Q. I wonder if you could shed some light on the offensive line situation? Who are you planning to start at that spot tomorrow?
COACH PELINI: I don't think that we've I don't know what they've decided to do right now. You're going to see them both. You're going to see Pensick. You're going to see Pelini. Who starts the game, we'll see. You'll see them both. You're going to see a mix of guys that go through there both at the left guard spot and the center spot. It's not going to be much different than how we played in the second half of the Iowa game.
Q. In the Big Ten Championship, now that you've been in it for two years, what impresses you most about other teams in the Big Ten, and how did that compare to the two other leagues that you've been in? I understand you're focused on tomorrow's game, but from the big picture perspective, where's the identity of this league right now?
COACH PELINI: It's a physical league. It's physical. As you go through it there is great size in this league. You look up front and across the board, you look at a number of the opponents we've played not just big up front, talking about big at the linebacker position, the wide receiver, skilled guys. There is great size and great physicality. That is something that is a battle every week. It's a physical game every single week when you go.
Probably, I don't know how to compare it to the Big 12, because I don't want to sit there and say the Big 12 is not a physical league. It's a different style of football. At least when I was in the Big 12 it was a lot of spread out football. The Big Ten is a run first. It plays great defense. I think you see a lot of really good defenses in this league. They play good defense. The yards are hard to come by, just a little bit more physical nature.
Every single week, I was sitting there and I look down and look across the field at the opponent, and I see the size of the guys across the board that we're going to line up against. I shouldn't say it takes me back, but it's something that you it catches your attention every single week. It's good looking football teams and you know that it's going to be a physical contest every single time you line up.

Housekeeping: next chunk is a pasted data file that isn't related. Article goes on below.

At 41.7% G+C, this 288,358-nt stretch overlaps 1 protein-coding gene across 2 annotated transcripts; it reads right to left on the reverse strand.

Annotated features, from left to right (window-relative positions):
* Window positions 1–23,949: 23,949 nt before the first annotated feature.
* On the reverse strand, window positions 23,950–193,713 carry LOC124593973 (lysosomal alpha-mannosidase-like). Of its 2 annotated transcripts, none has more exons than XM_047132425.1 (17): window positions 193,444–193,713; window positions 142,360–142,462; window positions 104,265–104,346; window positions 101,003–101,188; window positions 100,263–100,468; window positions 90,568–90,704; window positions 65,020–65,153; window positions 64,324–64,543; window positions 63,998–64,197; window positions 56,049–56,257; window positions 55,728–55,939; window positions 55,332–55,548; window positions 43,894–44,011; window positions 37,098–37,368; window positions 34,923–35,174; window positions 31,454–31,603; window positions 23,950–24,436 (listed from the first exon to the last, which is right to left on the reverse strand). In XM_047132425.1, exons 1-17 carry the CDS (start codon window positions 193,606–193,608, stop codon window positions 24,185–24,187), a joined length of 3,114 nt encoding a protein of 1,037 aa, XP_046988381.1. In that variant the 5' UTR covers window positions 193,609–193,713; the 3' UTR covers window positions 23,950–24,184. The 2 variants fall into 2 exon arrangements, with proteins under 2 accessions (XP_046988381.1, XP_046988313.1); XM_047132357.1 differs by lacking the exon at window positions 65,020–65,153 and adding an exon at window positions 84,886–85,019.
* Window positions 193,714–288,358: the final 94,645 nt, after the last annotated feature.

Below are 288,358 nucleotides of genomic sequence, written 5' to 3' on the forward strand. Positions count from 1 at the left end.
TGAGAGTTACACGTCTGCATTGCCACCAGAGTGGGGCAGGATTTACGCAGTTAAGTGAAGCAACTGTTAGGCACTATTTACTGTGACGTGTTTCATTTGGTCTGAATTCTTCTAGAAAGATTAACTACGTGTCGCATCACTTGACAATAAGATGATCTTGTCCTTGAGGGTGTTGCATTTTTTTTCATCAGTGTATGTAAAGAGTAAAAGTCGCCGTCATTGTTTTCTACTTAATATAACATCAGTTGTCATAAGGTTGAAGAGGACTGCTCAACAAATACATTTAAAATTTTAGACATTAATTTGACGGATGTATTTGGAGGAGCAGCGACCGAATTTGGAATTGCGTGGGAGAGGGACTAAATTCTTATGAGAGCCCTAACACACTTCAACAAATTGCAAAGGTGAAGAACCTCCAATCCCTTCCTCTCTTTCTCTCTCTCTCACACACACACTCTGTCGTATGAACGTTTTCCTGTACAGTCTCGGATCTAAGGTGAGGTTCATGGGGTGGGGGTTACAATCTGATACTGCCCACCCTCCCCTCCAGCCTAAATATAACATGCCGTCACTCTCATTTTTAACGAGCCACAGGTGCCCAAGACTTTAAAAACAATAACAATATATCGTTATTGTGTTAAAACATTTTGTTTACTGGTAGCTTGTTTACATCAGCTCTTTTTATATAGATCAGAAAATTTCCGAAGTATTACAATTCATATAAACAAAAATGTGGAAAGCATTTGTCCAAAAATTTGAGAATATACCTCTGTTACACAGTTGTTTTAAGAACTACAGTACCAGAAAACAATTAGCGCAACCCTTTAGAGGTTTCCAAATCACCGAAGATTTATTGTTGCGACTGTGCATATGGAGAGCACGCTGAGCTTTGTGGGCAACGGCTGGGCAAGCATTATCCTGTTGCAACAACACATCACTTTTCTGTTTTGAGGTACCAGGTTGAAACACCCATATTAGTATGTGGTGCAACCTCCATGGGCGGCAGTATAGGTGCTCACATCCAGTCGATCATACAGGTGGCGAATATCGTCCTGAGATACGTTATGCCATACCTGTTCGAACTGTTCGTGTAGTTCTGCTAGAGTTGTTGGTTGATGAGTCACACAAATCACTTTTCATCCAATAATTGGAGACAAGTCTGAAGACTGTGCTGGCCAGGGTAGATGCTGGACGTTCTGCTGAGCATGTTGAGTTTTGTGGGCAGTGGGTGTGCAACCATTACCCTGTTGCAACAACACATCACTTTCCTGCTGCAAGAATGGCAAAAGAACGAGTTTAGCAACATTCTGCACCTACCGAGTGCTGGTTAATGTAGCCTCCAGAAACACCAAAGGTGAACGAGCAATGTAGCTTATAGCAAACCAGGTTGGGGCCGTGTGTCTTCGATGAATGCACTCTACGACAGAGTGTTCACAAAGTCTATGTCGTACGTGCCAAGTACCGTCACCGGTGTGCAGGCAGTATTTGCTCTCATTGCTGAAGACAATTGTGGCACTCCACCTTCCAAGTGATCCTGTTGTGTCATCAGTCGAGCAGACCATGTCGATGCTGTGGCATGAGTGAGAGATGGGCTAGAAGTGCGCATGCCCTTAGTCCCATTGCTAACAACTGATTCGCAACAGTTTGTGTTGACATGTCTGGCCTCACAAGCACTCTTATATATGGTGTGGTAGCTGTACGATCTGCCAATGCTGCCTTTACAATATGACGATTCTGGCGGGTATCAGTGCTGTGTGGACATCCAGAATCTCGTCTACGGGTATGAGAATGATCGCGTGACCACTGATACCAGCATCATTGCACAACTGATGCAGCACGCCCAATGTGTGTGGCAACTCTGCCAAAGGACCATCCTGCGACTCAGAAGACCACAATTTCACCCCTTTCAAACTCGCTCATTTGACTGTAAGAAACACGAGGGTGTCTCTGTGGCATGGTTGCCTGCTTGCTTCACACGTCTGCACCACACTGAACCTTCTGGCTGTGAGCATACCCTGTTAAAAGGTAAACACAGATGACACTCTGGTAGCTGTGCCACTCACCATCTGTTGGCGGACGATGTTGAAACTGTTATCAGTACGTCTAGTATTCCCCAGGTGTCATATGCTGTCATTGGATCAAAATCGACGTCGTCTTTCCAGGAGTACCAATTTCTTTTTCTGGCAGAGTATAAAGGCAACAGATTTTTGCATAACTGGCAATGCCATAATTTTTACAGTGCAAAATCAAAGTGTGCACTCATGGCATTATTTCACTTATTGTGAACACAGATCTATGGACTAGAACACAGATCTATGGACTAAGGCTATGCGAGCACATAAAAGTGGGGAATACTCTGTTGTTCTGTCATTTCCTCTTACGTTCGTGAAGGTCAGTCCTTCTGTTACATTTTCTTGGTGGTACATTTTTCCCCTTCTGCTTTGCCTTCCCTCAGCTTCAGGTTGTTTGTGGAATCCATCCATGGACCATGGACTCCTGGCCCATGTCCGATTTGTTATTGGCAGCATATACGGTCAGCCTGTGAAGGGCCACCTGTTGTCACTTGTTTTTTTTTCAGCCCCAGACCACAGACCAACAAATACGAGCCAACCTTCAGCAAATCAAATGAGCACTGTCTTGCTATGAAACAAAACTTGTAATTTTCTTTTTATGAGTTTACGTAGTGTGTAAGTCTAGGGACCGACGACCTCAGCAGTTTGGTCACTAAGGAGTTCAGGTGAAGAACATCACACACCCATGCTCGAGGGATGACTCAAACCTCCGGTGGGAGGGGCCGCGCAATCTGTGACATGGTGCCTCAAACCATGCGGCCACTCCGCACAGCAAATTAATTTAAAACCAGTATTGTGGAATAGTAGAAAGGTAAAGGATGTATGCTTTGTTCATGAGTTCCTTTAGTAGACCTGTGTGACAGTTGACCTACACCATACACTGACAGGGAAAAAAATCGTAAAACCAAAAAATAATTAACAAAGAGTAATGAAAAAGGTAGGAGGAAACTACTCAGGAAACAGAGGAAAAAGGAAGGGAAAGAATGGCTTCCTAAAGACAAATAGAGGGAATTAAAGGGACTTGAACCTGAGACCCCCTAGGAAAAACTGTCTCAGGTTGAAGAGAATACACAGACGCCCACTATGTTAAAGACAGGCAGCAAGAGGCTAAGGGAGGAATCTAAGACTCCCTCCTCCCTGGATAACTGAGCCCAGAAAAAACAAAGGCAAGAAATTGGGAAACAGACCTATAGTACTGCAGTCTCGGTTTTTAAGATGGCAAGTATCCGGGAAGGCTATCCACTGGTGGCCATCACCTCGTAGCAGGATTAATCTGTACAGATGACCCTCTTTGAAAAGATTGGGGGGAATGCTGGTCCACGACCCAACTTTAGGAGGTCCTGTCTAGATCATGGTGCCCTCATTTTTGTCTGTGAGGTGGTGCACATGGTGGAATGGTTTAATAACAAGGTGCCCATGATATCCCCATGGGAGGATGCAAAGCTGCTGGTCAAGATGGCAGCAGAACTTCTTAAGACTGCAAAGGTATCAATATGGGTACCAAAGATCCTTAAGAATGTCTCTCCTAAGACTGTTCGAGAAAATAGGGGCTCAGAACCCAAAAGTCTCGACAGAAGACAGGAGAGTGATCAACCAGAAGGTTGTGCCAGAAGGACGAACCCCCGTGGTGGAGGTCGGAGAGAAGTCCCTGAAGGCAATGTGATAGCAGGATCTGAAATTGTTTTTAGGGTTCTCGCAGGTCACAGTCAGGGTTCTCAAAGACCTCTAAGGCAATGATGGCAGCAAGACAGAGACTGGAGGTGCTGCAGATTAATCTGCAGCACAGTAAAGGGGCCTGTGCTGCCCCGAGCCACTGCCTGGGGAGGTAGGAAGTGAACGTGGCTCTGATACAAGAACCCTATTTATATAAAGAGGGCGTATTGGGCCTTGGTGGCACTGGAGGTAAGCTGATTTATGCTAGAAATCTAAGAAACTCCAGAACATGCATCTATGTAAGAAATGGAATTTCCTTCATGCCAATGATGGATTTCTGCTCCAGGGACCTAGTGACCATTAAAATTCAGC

Tomorrow will be no different. Obviously Wisconsin is known for their size and their physicality. To me, that is the number one reason why they've been to the Rose Bowl the last two years. They've taken on the personality of their coach. I know from being around him as a player. He was physical, tough, that was his trademark. That's the way his football team plays, and that was a good recipe for success.
Q. I wondered what you've seen from Eric Martin throughout the year?
COACH PELINI: I think Eric's had a tremendous year for us. He's a guy that obviously started his career at linebacker and we've moved him to defensive end. He brings great energy. He plays with passion. He's a hard guy to block. He's a pass rusher. He's had a really good year. You talk about it in every regard and how he's rushing the passer, that becomes obvious.
As far as tackles for loss and the energy he plays in. He's a physical guy. Although he's not the biggest guy he has tremendous power. He's had a tremendous year for us. I give him a lot of credit. He's come out and made his senior year the best year he's had up to this point.
Q. Talk about realigning divisions. Do you think Nebraska and Wisconsin should be in the same division playing every year?
COACH PELINI: Well, that's not my decision. But I kind of like them over on the other side (laughing). I don't know. We're going to have to look at parity. You would think that I kind of like the way they've broken up the divisions. It seems to be fair right now.
If they take one of each of those other teams and put them in one division, that seems to make sense to me rather than to take Wisconsin and put them on our side and it's already a war week to week. It's going to be difficult no matter how they do it. But I think I kind of like where Wisconsin is right now (laughing).